By Diana Omueza
The KNOSK N100-A-Day Charity Secondary School, Kuje, FCT, has trained 160 low income students in Kuje on various Science, Technology, Engineering and Mathematics programmes (STEM).
The training was done with support from Worley Foundation in Australia.
Mrs Irene Bangwell, Co-Founder of KNOSK during the closure of a Six-Day Boot Camp in Abuja on Tuesday, said that the boot camp which benefitted the 160 students from Kuje community was a huge success.
Bangwell said that every child regardless of social background had the ability to excel in science when given necessary learning materials and tools such as the STEM with computer laboratory and its knowledge.
“This event is a celebration of the huge milestone of providing children from low-income families with quality science-based education that equips them with knowledge, skills and resolve that they need to break the cycle of poverty.
“The setup of the STEM boot camp was made possible by Worley Foundation in Australia with the aim to bridge the gap in science between the privileged and the underprivileged students in society.
“It was also to ensure that educationally and socially disadvantaged children can be transformed into productive and excellent young adults in the nearest future,” she said.
Bangwell said that the boot camp was specifically organised to step down knowledge on science to the under privileged students in the community by their trained peers in the KNOSK school.
She noted that in spite of the fact that the school was limited to accepting only 30 students per term, it had adopted the step down of science knowledge to the rest of the students of the community during holidays.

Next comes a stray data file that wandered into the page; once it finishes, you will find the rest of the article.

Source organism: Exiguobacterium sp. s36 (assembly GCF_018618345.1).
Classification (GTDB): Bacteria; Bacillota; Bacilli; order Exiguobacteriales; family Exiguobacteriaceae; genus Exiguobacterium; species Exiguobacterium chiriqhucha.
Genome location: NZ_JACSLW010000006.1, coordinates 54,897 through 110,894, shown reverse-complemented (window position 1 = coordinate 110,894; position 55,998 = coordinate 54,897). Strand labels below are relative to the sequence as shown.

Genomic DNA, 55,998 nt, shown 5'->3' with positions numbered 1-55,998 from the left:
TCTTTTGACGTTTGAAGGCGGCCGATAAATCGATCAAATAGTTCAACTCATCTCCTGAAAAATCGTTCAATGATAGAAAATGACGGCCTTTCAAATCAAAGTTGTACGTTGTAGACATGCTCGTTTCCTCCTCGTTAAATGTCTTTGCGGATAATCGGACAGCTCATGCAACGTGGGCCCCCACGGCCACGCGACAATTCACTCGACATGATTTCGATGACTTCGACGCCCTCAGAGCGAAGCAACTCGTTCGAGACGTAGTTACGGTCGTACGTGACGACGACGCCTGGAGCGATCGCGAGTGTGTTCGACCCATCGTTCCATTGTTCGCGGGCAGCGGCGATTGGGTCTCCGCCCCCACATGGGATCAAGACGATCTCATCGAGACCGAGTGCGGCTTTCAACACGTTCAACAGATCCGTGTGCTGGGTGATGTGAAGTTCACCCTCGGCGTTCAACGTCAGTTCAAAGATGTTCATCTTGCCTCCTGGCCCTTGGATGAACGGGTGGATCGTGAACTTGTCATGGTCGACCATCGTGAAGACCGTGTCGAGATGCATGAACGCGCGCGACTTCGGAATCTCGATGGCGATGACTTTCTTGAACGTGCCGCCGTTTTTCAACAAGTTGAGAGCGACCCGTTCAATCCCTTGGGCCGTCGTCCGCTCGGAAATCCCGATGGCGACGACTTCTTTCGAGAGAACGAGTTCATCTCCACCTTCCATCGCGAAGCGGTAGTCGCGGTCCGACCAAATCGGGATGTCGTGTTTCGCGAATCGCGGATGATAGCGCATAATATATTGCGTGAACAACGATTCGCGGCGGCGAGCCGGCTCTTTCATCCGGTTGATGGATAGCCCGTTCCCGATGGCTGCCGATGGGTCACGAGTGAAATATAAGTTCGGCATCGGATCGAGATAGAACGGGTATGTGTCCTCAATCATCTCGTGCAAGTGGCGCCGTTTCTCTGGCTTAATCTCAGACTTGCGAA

This, she said, was to ensure that other students in the community did not lack basic science knowledge.
“During the June and July school session, we intensively trained 20 students on various programmes of STEM in order for them to become students-teachers during the holiday.
“The Six-Day boot camp enabled the student-teachers to train no fewer than 92 other students in the community in six different programmes under STEM.
“The programmes were Arduino, Solar, Makey-Makey, Scratch, Snap and Circuit system programming,’’ she said.
She said that this was to give the students an idea on how things such as cartoons, animations and games worked.
She encouraged parents to provide necessary and basic practical tools for their wards and children to continue practicing the various programmes that they were exposed to.
The News Agency of Nigeria (NAN) reports that highlight of the camp’s closure was the display of various science inventions by the various groups of the boot camp.
There were also the presentation of both cash and gift items to winners and participants.
The KNOSK N100-A-Day Charity Secondary School is an education initiative of Youngstars Development Initiative (YDI) designed as a Private-Public School for low-income families.(NAN)